And while we know that Jesus was the ultimate expression of truth telling, we also know that each of us shares that role along with him. It’s kind of like having a whole community of “whistle blowers” that are not willing to let the sorrows of others go unseen and unheard.



This is kind of what it sounds like was happening in Corinth, except that it was really more like tattling. You see all the meat that was available to eat in the city had been first sacrificed to local deities. That’s just the way the boucherie worked back then (before refrigeration) Think of it as being kosher, except blessed by a different deity.

So, this question about meat is really two-fold. For one, there were those rule followers in the group that wanted to feel justified in their faith. And that usually means pointing out those that aren’t doing it right – a practice Paul pretty much dismisses. Secondly, there’s the recognition of social expectations that were corrupting the Christian faith. So, for us the question is not about vegan vs paleo, it’s a question of how we live our faith in the corruptness of the current age.

While there are certainly arguments to be made about faith and politics, ongoing struggles for civil rights and social justice – and those are important conversations to have – I think it comes down to a more basic level here. That is, how does our witness reflect love and mercy and forgiveness and grace? Is it a cheap grace that says, “I’ll do what I want and ask for forgiveness later”? Or is it a more substantial and penitent grace that says, “because I have been so loved, I simply have to love others in return?”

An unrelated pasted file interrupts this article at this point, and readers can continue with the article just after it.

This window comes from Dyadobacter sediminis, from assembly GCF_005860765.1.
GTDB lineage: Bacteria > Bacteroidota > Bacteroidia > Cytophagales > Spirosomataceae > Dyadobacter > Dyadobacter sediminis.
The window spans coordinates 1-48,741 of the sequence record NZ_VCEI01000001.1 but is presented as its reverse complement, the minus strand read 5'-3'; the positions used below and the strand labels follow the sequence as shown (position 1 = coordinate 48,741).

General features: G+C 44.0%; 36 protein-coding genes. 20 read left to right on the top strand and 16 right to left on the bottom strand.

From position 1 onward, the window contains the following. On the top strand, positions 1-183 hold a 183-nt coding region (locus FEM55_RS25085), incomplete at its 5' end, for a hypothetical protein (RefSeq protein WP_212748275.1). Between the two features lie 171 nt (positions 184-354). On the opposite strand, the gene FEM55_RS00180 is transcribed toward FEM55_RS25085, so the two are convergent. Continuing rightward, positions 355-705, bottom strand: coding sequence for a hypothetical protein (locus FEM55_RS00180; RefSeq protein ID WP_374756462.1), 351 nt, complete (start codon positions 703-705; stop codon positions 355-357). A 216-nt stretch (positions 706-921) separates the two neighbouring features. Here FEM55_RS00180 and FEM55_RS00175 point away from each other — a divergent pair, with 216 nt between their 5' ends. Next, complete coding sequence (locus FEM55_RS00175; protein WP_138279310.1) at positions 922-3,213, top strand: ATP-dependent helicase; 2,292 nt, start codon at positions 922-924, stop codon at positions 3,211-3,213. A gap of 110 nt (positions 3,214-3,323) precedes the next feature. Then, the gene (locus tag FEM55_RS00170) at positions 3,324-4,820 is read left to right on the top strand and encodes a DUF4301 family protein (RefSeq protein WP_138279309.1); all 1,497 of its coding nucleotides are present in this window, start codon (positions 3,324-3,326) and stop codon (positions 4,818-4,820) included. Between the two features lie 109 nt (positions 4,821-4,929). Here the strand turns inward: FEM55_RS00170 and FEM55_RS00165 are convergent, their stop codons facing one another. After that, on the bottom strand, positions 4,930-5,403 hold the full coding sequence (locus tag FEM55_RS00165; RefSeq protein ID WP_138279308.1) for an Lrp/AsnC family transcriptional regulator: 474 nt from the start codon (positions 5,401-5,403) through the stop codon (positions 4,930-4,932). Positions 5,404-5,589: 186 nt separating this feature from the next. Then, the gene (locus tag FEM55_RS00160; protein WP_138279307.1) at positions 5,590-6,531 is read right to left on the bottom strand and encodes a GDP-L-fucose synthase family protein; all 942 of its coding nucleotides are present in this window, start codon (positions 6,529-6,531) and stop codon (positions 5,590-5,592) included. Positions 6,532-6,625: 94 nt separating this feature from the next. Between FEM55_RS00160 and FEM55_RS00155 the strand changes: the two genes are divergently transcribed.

Ultimately, we have to work out how to do that on our own, but not entirely alone. For, our faith is personal, but it is never private. It always drives us to the public witness of an authority that is beyond our control. It always drives us into the company of others that may even disagree over how to love, but always stand in awe of the love that holds us.

And that’s a good place to be. For thus far in our journey after the star that led wise men so very far, we have come to know that Jesus – for all that he might have been – was certainly the manifestation of the power of God. He was, and is, the Divine welcome that has received us. Through him we know that we have been claimed by God as beloved, and we have been called to a new way of being alive together.

How will we respond? Will we wait for a new prophet or become truth tellers ourselves? Will we focus on our expectations, or will we do what is necessary to support those who do not see the church as a means of grace? And finally, will we fear the loss of things that were never permanent, or will we listen with reverence and awe to the things God has in mind that are beyond our expectations?

I don’t know what’s next, but I can tell you what I’ve seen here before. I have seen a company of believers that are willing to speak truth, compassionately reaching to those in need, and always looking toward what God might have in mind. As we move forward together in faith, let this be our witness, and to God be the glory. Amen!